Patcrisci on Mar 1, 2009March 1st, 2009, 8:12 am EST
Hey, I'm with you guys 100%. I've been known to dredge a weighted stonefly through heavy rip and I love the electric jolt of a trout smashing a streamer. For me, part of the the fun of fly fishing is the ability to adapt and change tactics to fool fish. I have never been a dry fly purist and never will be. I grew up worm fishing and made the natural progression to fishing weighted nymphs and to dry flies. Now, what and how I fish doesn't matter to me at all.
Wbranch on Mar 1, 2009March 1st, 2009, 9:36 am EST
Maybe we can get together for a day of fishing this season and you can show me some of the techniques you employ with your soft hackle creations. Maybe I can drop one off of a 12" length of tippet from my dry.
Martinlf on Mar 1, 2009March 1st, 2009, 10:10 am EST
Thanks for the suggestion. I am trying to improve every aspect of my technique, and feel weakest on fishing wet flies skillfully. I believe anyone can swing them--though some more skillfully than others. What I want to learn to do is to fish them damp, in the surface, like a dry. I think this may be deadly, but I always go to a dry when I have the chance to do this, often a semisubmerged parachute emerger on a scud hook. They do work pretty well. However, with your encouragement I'm again going to pledge to give damp wets more of a try this season. I actually did fish an olive wingless wet and nymph combo the last time I was out and though I caught more on the nymph, I did have some luck with the wet.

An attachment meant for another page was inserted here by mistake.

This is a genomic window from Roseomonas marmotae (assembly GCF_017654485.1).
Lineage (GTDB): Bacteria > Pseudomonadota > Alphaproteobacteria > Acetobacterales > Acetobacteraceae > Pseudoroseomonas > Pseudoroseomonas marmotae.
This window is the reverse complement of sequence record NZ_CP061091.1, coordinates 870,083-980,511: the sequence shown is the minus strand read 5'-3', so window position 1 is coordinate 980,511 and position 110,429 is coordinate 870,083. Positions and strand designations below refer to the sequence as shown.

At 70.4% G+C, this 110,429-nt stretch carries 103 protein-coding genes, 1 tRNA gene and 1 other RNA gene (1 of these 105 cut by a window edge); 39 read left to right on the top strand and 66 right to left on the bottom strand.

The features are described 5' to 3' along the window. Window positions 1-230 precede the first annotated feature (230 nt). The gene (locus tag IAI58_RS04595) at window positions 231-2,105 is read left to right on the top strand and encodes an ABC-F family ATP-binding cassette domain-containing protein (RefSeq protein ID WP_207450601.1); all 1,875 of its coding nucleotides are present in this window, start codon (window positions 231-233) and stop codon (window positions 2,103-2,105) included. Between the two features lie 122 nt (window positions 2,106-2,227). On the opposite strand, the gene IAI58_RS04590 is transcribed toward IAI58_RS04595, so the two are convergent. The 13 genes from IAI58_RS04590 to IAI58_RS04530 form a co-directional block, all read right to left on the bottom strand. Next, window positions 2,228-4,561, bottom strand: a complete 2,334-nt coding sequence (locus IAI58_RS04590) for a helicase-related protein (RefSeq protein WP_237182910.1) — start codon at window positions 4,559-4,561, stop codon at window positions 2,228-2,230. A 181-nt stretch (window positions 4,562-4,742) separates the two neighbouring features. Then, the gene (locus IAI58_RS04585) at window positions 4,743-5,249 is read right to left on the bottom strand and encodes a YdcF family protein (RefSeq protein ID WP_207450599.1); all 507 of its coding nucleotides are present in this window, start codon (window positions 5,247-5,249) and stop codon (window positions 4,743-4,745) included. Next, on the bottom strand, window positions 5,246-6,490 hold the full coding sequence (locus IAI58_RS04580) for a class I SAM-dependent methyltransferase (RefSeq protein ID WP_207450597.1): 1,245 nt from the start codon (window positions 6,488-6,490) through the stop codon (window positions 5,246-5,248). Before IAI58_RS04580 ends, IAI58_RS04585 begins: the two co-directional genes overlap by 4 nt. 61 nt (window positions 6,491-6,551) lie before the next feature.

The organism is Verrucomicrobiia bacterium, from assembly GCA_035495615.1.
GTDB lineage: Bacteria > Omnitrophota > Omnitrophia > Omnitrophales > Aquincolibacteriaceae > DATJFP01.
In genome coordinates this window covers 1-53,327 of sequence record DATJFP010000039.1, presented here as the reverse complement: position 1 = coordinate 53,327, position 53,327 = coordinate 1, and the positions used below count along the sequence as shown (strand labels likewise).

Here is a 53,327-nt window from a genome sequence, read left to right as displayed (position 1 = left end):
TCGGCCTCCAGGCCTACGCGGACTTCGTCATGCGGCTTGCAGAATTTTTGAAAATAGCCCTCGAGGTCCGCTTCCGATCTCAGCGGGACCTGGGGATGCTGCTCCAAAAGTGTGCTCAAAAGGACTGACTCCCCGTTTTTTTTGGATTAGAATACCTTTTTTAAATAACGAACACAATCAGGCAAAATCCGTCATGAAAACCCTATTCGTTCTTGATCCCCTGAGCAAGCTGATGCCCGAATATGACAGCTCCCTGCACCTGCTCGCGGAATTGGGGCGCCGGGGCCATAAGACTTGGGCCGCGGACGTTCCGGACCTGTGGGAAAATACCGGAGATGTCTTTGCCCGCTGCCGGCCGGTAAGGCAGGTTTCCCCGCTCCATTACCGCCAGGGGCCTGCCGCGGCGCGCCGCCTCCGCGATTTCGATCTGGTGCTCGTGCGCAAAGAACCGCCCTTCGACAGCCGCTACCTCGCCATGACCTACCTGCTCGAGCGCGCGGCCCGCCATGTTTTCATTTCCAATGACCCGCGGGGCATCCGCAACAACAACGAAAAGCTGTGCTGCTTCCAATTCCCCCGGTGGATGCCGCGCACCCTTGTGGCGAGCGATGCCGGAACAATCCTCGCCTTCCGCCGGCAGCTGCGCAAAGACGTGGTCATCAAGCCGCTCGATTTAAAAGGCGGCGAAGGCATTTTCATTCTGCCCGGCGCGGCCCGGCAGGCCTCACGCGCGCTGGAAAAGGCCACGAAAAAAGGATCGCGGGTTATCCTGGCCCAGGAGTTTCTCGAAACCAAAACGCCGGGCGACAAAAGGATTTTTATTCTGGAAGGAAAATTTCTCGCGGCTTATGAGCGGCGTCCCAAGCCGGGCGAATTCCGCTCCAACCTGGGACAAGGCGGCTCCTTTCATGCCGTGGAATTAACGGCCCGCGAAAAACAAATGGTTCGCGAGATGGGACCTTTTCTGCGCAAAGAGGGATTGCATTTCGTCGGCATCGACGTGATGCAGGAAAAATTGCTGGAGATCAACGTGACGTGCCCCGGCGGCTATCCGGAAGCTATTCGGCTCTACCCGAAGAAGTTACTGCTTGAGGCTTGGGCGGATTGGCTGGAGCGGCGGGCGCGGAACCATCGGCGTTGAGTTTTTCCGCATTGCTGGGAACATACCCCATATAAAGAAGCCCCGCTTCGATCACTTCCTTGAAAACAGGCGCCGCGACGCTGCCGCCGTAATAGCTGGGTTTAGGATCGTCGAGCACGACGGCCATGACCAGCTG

"He spread them a yard and a half. 'And every one that got away is this big.'"
Softhackle on Mar 1, 2009March 1st, 2009, 12:36 pm EST
Tie those flies you want to use in this fashion on dry fly hooks. This will help a lot, and you can treat them with a floatant as well, and blot between casts. Stewart originally fished his spiders in this fashion, probably without the help of chemicals.
Surprisingly, many of the traditionally tied soft-hackles were tied so the soft hackles were butted up against the body or fur thorax.